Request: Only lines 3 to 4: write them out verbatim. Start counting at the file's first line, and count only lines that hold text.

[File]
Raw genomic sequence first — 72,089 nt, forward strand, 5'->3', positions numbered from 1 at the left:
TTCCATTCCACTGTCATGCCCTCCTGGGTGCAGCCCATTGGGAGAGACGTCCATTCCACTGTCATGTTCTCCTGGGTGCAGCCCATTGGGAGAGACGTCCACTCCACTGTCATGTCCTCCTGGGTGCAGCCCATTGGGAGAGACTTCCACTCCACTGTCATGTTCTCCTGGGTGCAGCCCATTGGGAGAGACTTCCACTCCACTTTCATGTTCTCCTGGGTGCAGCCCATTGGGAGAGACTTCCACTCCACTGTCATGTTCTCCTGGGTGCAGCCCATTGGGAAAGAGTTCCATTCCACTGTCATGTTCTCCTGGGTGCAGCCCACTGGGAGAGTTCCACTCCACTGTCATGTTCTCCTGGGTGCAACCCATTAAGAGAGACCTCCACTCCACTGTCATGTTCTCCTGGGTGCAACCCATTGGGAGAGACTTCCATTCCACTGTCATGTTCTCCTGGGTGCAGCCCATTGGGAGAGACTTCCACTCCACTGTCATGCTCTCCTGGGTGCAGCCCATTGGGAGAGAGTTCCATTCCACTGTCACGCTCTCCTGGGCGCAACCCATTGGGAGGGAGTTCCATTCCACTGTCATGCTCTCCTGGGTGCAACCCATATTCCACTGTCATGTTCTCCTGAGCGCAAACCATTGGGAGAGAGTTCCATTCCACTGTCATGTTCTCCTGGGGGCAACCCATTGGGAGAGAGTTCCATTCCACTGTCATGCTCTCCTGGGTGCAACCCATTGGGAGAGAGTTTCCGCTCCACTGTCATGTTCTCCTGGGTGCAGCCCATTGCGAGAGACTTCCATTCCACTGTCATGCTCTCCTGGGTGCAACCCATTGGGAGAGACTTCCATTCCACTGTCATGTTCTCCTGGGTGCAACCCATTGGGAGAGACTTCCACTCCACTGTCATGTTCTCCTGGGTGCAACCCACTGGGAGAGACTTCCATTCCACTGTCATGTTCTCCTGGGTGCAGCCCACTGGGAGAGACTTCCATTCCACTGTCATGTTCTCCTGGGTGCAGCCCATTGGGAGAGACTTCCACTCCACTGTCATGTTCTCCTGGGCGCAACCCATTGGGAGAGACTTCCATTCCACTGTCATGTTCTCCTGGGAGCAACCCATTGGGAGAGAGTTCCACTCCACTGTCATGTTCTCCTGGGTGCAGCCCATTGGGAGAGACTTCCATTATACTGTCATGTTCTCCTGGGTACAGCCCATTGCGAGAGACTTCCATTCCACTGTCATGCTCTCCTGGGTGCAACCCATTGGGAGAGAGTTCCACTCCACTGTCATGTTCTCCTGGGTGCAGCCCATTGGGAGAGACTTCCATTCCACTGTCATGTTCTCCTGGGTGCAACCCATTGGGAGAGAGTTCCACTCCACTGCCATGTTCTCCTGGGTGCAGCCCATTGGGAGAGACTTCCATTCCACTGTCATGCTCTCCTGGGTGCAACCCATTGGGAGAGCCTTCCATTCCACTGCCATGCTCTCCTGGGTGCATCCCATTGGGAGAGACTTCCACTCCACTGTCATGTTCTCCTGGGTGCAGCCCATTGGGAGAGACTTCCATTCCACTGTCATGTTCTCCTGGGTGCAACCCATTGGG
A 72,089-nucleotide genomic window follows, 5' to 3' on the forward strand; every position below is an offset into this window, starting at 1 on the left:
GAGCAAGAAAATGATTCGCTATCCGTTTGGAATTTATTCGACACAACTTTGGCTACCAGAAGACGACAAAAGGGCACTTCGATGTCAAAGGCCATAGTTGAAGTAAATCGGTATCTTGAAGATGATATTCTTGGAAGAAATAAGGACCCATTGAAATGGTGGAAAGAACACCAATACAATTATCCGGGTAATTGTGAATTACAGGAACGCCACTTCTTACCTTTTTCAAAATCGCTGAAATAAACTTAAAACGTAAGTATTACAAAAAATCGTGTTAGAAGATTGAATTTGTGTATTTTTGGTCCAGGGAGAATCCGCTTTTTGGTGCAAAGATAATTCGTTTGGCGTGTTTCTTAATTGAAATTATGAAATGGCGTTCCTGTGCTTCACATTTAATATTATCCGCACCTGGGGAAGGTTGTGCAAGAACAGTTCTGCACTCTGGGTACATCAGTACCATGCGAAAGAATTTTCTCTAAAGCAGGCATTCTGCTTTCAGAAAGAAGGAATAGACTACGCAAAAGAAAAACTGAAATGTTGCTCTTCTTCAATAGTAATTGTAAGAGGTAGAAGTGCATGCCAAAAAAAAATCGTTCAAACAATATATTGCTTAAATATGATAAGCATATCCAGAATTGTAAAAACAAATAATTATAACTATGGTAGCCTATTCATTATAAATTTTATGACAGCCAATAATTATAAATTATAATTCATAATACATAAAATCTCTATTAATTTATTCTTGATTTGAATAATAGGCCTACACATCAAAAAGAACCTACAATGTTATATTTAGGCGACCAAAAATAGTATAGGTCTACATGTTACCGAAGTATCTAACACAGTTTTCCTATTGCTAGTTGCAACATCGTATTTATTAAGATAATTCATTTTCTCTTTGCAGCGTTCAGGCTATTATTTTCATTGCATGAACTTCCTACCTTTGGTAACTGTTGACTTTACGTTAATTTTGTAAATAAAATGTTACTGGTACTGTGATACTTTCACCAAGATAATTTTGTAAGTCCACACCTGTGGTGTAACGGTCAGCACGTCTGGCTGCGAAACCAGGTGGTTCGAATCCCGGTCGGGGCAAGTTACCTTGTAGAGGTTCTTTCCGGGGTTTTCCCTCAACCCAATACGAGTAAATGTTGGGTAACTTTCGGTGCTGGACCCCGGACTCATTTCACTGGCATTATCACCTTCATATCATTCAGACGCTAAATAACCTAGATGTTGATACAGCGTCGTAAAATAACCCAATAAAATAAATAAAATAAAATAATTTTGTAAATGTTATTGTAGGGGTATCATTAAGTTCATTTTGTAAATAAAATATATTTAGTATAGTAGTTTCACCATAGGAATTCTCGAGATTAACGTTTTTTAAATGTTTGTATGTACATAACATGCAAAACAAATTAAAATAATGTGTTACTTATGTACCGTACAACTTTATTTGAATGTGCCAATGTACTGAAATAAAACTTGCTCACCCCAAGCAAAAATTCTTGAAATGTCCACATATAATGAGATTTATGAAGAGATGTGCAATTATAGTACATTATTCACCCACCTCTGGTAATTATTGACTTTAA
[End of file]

A 72,089-nucleotide genomic window follows, 5' to 3' on the forward strand; every position below is an offset into this window, starting at 1 on the left:
GAGCAAGAAAATGATTCGCTATCCGTTTGGAATTTATTCGACACAACTTTGGCTACCAGAAGACGACAAAAGGGCACTTCGATGTCAAAGGCCATAGTTGAAGTAAATCGGTATCTTGAAGATGATATTCTTGGAAGAAATAAGGACCCATTGAAATGGTGGAAAGAACACCAATACAATTATCCGGGTAATTGTGAATTACAGGAACGCCACTTCTTACCTTTTTCAAAATCGCTGAAATAAACTTAAAACGTAAGTATTACAAAAAATCGTGTTAGAAGATTGAATTTGTGTATTTTTGGTCCAGGGAGAATCCGCTTTTTGGTGCAAAGATAATTCGTTTGGCGTGTTTCTTAATTGAAATTATGAAATGGCGTTCCTGTGCTTCACATTTAATATTATCCGCACCTGGGGAAGGTTGTGCAAGAACAGTTCTGCACTCTGGGTACATCAGTACCATGCGAAAGAATTTTCTCTAAAGCAGGCATTCTGCTTTCAGAAAGAAGGAATAGACTACGCAAAAGAAAAACTGAAATGTTGCTCTTCTTCAATAGTAATTGTAAGAGGTAGAAGTGCATGCCAAAAAAAAATCGTTCAAACAATATATTGCTTAAATATGATAAGCATATCCAGAATTGTAAAAACAAATAATTATAACTATGGTAGCCTATTCATTATAAATTTTATGACAGCCAATAATTATAAATTATAATTCATAATACATAAAATCTCTATTAATTTATTCTTGATTTGAATAATAGGCCTACACATCAAAAAGAACCTACAATGTTATATTTAGGCGACCAAAAATAGTATAGGTCTACATGTTACCGAAGTATCTAACACAGTTTTCCTATTGCTAGTTGCAACATCGTATTTATTAAGATAATTCATTTTCTCTTTGCAGCGTTCAGGCTATTATTTTCATTGCATGAACTTCCTACCTTTGGTAACTGTTGACTTTACGTTAATTTTGTAAATAAAATGTTACTGGTACTGTGATACTTTCACCAAGATAATTTTGTAAGTCCACACCTGTGGTGTAACGGTCAGCACGTCTGGCTGCGAAACCAGGTGGTTCGAATCCCGGTCGGGGCAAGTTACCTTGTAGAGGTTCTTTCCGGGGTTTTCCCTCAACCCAATACGAGTAAATGTTGGGTAACTTTCGGTGCTGGACCCCGGACTCATTTCACTGGCATTATCACCTTCATATCATTCAGACGCTAAATAACCTAGATGTTGATACAGCGTCGTAAAATAACCCAATAAAATAAATAAAATAAAATAATTTTGTAAATGTTATTGTAGGGGTATCATTAAGTTCATTTTGTAAATAAAATATATTTAGTATAGTAGTTTCACCATAGGAATTCTCGAGATTAACGTTTTTTAAATGTTTGTATGTACATAACATGCAAAACAAATTAAAATAATGTGTTACTTATGTACCGTACAACTTTATTTGAATGTGCCAATGTACTGAAATAAAACTTGCTCACCCCAAGCAAAAATTCTTGAAATGTCCACATATAATGAGATTTATGAAGAGATGTGCAATTATAGTACATTATTCACCCACCTCTGGTAATTATTGACTTTAA